Enough health functions and even I might have considered the Apple Wrist Computer.

    Interestingly enough a number of medical groups HAVE bought into the ?watch. Maybe Apple has much more built into the ?watch than they can speak about to the non-medical public due to FDA rules. While its capability may get out, Apple can not use the medical functions to promote the watch to the general public.

    While the watch may not be water resistant, the back of the watch seems to be sealed from sweat (it uses light to detect the heart beat), so it may prove to be more robust then Apple is willing to claim going out the gate...or more announcements will come out when the ?watch is released. Apple is prone to hold some things back.
  • Reply 27 of 86
    FDA medical device standards are incredibly difficult to get past for any manufacturer, especially for a single device aimed at 100's of millions of users. No one has cracked that code yet. Not FitBit, not Garmin, not even Polar who've been at it for over 25yrs. Nevertheless, the data you need to understand your health better is valuable even without exacting FDA compliances.

    ?WATCH will be fine without FDA nods. I believe its greatest assets will be in the areas of secure authentication, extensibility and notifications. Competitors are a year or more away from a real TouchID solution, and ?WATCH will take advantage of that.
  • Reply 28 of 86
    canukstorm wrote: »
    1983 wrote: »
     
    Its a shame they had all that difficulty with the various health related sensors. If they hadn't the Apple Watch could've of been something very special indeed. As it is, its very nice, probably the best of the current generation of smart watches. But not the really unique or must have product it could've been. None the less I'm quite sure it'll sell in much higher numbers than its competitors products. 
    If it sells in significant numbers, it'll be due to fashion & apps. And I don't mean that in a negative either.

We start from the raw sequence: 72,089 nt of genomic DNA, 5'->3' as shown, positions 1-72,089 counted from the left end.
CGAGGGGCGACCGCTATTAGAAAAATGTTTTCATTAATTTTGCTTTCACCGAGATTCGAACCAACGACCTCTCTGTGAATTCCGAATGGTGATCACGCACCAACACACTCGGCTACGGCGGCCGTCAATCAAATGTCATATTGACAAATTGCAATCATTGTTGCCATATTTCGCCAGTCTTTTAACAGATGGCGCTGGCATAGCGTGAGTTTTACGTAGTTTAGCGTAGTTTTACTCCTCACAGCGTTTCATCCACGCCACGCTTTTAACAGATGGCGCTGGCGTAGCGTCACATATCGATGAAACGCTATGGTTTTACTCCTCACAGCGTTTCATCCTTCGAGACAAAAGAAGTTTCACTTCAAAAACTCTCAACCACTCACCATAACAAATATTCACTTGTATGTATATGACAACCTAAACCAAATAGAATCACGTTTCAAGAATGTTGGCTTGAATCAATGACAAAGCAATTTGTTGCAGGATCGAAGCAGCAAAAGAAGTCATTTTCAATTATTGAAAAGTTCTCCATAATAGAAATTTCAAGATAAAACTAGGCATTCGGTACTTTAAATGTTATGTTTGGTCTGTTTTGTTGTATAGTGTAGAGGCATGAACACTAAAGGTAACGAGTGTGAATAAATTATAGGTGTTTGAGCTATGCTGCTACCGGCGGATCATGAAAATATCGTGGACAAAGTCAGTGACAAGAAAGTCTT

desuserign wrote: »
    [SIZE=14px]Apple has scrapped a number of things they have investigated only for them to appear later, when technology or engineering caught up with their vision. <span style="line-height:1.4em;">It's called "</span>
    <strong style="font-size:16px;font-style:normal;line-height:1.4em;">the design process</strong>
    <span style="line-height:1.4em;">," people. </span>
    [/SIZE]
    [SIZE=14px]What's astonishing is that so many companies seem unable todo this (hence, what's known as "a poor Samsung design process.")[/SIZE]

    Fixed that for you. ;)

    The Samsung design process is also know as the "Throw Enough Shit Out the Door and Maybe Something Will Stick" process.

    Samsung cannot tell if a product is any good until after they ship it. Their customers are their beta testers.
  • Reply 29 of 86
    foggyhillfoggyhill Posts: 4,767member
    Quote:

    Originally Posted by DESuserIGN View Post

     

     

    Guess what? I don't own any of them (and I don't think they qualify as successful products anyway.)

    [PS athletes often sweat profusely and perform in the rain. Some even swim!? Just because Microsoft et al are too stupid to understand this doesn't mean Apple needs to be!]

     

    That's an incredibly shortsighted and unimaginative assertion. It's amazing to me that any serious reader of this website would pose it. Sometime after you are proven wrong, I'll consider buying one [but only if it's waterproof.] Until then you and a few other gadget gobsmacked folks can help Apple with their product Beta testing program.